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Left ventricular hypertrophy, history of hypertension, diabetes mellitus, coronary artery disease, and digoxin use predicted postoperative myocardial ischemia

ACP J Club. 1992 Nov-Dec;117:89. doi:10.7326/ACPJC-1992-117-3-089

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Source Citation

Hollenberg M, Mangano DT, Browner WS, et al. Predictors of postoperative myocardial ischemia in patients undergoing noncardiac surgery. JAMA. 1992 Jul 8;268:205-9.



To determine the risk factors for postoperative myocardial ischemia in men having major noncardiac surgery.


Cohort study of hospitalized patients.


Department of Veterans Affairs tertiary care hospital.


407 men (mean age, 68 y) at high risk for or with definite coronary artery disease and with interpretable Holter recordings who were scheduled for elective noncardiac surgery requiring general anesthesia. Patients with pacemakers or conduction defects were excluded.

Assessment of risk factors

Demographic and clinical data, including cardiac history and risk factors and medication use, were collected preoperatively by chart review and clinical evaluation.

Main outcome measures

An ischemic episode, defined as a horizontal or down-sloping ST-segment depression from baseline of ≥ 1 mm lasting ≥ 1 minute or elevation of the ST segment from baseline of ≥ 2 mm measured at the J-point. All ambulatory electrocardiographic (ECG) recordings were obtained continuously for up to 48 hours preoperatively, intraoperatively, and for 48 hours postoperatively.

Main results

167 patients (41%) developed ≥ 1episode of myocardial ischemia postoperatively. When the presence of Holter-detected preoperative ischemia (odds ratio [OR] 7.7, 95% CI 4.0 to 15.0) and intraoperative ischemia (OR 5.5, CI 3.3 to 9.0) were excluded in a multivariate logistic analysis, 5 independent preoperative clinical predictors of postoperative myocardial ischemia were identified: left ventricular hypertrophy by ECG (OR 3.2, CI 1.6 to 6.7); history of hypertension (OR 1.7, CI 1.1 to 2.7); diabetes mellitus treated with medications (OR 1.9, CI 1.2 to 3.2); definite coronary artery disease (OR 1.6, CI 1.0 to 2.4); and preoperative use of digoxin (OR 2.1, CI 1.1 to 4.2). The likelihood of a patient experiencing episodes of postoperative ischemia increased progressively with the number of preoperative predictors present (P < 0.001): in 22% with no predictors, in 31% with 1 predictor, in 46% with 2 predictors, in 70% with 3 predictors, and in 77% with 4 predictors (only 1 patient had all 5 predictors).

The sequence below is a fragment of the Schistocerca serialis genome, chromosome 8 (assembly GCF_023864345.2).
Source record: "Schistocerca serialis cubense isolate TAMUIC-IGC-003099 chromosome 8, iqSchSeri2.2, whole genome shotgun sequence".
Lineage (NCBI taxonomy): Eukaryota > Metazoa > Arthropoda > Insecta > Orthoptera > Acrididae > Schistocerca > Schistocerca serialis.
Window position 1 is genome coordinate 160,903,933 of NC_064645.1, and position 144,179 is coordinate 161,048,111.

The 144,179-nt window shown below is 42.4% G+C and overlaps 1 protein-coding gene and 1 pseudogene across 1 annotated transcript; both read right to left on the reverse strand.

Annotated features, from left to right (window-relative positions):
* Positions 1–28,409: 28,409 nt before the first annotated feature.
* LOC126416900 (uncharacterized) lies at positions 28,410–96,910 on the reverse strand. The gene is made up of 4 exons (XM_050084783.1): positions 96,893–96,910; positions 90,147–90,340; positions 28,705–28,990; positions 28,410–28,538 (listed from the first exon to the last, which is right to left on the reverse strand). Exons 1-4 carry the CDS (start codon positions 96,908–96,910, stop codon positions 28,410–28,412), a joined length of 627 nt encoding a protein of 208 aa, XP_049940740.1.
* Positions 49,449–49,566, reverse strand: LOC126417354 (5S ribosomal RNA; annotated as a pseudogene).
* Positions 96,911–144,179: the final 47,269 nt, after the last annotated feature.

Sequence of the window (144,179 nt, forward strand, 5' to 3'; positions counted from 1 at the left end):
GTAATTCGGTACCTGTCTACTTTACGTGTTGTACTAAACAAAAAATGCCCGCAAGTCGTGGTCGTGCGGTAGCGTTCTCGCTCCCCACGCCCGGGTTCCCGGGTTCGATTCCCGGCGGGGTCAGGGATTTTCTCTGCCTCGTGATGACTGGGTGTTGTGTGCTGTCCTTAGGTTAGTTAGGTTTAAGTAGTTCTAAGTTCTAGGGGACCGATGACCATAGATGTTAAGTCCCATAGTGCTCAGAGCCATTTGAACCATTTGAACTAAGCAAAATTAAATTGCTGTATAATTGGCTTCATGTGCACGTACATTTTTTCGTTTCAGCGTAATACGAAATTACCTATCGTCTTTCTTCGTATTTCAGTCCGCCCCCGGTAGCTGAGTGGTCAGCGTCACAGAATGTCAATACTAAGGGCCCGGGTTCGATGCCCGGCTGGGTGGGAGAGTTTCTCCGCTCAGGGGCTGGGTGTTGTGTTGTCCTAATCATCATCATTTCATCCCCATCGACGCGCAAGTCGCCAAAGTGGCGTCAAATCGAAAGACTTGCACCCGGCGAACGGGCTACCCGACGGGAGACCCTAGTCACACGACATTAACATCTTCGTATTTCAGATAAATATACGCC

Left ventricular hypertrophy by electrocardiogram, history of hypertension, diabetes mellitus treated with drugs, definite coronary artery disease, and use of digoxin preoperatively predicted postoperative myocardial ischemia in men who had major noncardiac surgery. The risk for postoperative myocardial ischemia increased progressively with the number of risk factors present.

Source of funding: National Institutes of Health.

For article reprint: Dr. M. Hollenberg, Veterans Affairs Medical Center, 4150 Clement Street (111C3), San Francisco, CA 94121, USA.